Want to make the jump from YouTube video Queen or King to Big Media Boss? Here’s the deep, dark secret you need to know: It isn’t entirely about getting tons of subscribers and views. It’s also about what the ad agencies think of you. And the way they think is molded in a very great part by – oh, you’re gonna hate us for saying this – social media.
by Natalie Jarvey
Step off a New York subway or drive a Los Angeles Freeway and it’s hard to miss billboards promoting YouTube’s biggest stars by the size of their fan bases. But how much value do beauty guru Michelle Phan’s 8 million subscribers really have?
Marketing giant Ogilvy & Mather believes that subscriber numbers mean a lot less than a creator’s ability to build a community. So Ogilvy has put together a list of the 30 online stars with the most-engaged fans as part of a larger paper on the new social contract. “There’s a bias of looking at the world through the lens of TV,” says Rob Davis, executive director of content and video marketing at Ogilvy. “The value of TV is the value of the eyeballs that are tuned in at any given moment, but I think it has taken a while for marketers to understand that the value of online communities has another layer to it.”
Ogilvy weighed an online star’s reach, engagement and growth rate across YouTube, Vine and social media to determine the top three creators across 10 categories (listed alphabetically below). Says Davis, “We found that some of the people with massive audiences weren’t growing a community.”
This yogi and host of YouTube channel Yoga With Adriene has 948,000 subscribers but is quickly growing. Her videos currently average 4 million monthly views and have a total of 50 million views. Meanwhile, Mishlerhas thousands of followers across Facebook, Twitter, Pinterest andInstagram.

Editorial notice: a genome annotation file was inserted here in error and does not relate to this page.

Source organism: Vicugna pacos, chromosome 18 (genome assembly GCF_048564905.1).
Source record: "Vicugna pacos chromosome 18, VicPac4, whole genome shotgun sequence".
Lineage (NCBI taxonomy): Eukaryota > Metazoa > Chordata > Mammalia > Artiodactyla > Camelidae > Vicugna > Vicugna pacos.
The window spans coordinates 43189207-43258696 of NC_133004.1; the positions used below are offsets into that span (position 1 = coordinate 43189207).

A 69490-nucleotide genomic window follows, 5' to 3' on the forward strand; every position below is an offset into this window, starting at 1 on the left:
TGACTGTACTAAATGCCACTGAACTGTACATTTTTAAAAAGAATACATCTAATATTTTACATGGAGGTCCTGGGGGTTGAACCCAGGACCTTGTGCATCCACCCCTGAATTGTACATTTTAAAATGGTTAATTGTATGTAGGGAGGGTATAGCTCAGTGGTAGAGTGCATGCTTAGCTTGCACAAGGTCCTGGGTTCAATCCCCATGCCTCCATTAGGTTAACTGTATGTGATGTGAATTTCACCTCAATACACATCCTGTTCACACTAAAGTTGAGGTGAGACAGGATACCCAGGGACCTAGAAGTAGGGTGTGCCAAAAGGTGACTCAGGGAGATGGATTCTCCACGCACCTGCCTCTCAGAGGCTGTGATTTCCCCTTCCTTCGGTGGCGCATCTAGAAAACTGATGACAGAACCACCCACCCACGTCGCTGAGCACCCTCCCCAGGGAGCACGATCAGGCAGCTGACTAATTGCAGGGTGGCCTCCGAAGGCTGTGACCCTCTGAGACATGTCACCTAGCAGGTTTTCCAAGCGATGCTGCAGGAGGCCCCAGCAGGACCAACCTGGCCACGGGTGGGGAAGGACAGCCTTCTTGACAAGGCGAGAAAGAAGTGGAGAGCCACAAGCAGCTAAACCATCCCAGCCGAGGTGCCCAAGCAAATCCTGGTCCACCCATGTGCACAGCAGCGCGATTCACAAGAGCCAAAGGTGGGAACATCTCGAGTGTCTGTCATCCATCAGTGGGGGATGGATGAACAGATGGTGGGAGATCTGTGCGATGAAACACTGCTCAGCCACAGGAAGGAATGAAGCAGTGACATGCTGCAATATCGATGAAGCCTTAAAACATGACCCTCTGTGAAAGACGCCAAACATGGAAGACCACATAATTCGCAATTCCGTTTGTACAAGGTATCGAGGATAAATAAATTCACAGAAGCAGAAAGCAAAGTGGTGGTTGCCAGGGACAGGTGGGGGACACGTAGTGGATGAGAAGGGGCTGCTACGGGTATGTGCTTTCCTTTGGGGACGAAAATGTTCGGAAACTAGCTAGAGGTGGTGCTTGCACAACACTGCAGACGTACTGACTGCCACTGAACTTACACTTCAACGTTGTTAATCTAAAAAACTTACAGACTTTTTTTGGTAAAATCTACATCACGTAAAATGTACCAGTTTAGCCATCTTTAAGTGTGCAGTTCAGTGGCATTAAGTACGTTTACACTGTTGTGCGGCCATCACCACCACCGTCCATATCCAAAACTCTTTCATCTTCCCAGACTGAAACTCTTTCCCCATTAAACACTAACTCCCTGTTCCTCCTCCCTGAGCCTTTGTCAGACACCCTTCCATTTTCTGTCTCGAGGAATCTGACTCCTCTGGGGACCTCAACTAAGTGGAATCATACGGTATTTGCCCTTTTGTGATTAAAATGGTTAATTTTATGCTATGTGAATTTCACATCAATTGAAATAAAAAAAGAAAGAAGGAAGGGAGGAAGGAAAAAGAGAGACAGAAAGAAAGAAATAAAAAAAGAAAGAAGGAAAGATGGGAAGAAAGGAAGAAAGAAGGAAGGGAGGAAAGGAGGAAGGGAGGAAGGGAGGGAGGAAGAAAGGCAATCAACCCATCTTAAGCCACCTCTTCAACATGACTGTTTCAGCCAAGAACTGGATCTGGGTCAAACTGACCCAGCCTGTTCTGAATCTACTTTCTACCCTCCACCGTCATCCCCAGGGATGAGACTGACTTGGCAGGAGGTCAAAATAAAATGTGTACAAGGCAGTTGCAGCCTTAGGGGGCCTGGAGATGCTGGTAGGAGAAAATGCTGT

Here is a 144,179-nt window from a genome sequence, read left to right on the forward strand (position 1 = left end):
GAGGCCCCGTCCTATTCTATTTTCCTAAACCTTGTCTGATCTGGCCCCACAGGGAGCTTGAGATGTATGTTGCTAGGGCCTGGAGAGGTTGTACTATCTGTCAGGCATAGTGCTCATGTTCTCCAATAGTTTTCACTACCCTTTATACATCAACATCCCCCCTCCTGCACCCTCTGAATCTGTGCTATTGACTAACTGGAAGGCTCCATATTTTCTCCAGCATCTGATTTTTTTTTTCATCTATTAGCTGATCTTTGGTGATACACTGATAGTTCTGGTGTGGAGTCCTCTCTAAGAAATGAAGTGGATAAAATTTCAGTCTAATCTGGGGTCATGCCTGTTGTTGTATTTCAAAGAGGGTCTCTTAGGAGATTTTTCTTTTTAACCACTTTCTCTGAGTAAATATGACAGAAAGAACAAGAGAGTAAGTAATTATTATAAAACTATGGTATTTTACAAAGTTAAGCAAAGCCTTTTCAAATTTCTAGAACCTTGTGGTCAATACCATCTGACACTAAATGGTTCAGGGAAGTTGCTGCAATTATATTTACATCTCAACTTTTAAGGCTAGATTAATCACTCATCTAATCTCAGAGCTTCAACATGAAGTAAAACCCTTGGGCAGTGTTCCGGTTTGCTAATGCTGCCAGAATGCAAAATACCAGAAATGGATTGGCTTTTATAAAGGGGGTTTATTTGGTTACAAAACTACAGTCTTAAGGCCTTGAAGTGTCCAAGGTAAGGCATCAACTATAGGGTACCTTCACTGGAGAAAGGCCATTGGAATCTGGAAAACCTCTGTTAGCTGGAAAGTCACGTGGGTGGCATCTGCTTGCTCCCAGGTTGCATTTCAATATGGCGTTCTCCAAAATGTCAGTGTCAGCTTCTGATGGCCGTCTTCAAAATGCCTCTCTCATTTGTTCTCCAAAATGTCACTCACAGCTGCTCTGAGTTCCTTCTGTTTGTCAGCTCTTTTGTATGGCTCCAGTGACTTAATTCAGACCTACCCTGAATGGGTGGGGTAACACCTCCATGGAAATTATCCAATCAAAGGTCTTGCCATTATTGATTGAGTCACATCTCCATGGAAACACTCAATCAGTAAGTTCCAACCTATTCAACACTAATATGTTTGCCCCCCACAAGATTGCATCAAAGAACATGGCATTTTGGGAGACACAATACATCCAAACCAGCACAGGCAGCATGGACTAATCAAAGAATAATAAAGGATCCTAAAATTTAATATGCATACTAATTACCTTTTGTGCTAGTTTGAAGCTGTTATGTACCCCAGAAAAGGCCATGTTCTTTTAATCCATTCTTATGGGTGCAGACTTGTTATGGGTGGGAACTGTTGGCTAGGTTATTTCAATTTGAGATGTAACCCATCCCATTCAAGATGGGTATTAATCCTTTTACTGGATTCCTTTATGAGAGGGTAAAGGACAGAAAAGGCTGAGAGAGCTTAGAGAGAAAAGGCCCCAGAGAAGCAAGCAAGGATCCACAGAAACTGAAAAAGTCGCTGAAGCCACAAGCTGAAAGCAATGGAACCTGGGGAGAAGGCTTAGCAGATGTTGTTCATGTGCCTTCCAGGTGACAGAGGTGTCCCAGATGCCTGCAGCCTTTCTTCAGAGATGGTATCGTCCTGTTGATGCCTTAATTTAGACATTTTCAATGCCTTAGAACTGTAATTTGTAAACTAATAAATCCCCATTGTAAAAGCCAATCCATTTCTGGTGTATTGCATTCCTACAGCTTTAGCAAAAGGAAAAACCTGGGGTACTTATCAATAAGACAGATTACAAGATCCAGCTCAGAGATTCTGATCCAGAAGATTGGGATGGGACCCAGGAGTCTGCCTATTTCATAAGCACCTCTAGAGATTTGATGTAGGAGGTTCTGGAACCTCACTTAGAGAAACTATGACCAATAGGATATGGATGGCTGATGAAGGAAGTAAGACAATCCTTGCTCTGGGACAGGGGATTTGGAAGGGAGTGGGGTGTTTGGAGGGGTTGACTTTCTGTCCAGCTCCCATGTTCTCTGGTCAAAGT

This Southern California native has amassed more than 113 million views over the last four years with a host of DIY projects, fashion videos and beauty vlogs. Her fast-growing channel is boosted by her fans, who call themselves Macbabies and follow her across YouTube, Twitter and Instagram. And although her channel is smaller than many in the cooking and DIY category, strong fan engagement shows that her community is loyal to the content she is producing.
Schrock has been posting skate videos and pranks since 2008, but his audience has remained relatively small at a current 687,000. Even so, skateboarding fans are loyal and have driven his view count to 160 million.
Colorful drawings and peppy narration make science fun and interesting on Mitchell Moffit and Gregory Brown’s YouTube channel. So fun that the channel has amassed 4.4 million subscribers in three years. Earlier this year, they rode the wave of the blue-and-black dress phenomenon to 20 million views on a video that explained the phenomenon of the optical illusion with science. A book released in March answers some of the world’s weirdest questions.
Cassey Ho has been posting Blogilatesvideos on YouTube for six years, but more than 50 percent of her subscribers have signed up within the last year and a half. Thepilates instructor, who created the POP Pilates workouts, has released her own fitness DVDs and sells a line of activeweargeared toward her 2.6 million subscribers. Her fitness routine was even made the official pilates class of 24 Hour Fitness.
Boyce Avenue has been able to stay independent in recent years thanks to YouTube, where the band has racked up 7.6 million subscribers and 2.2 billion views of their covers and original songs. Their online fame led to a 2014 EP titled No Limits and an 11-stop international tour next year.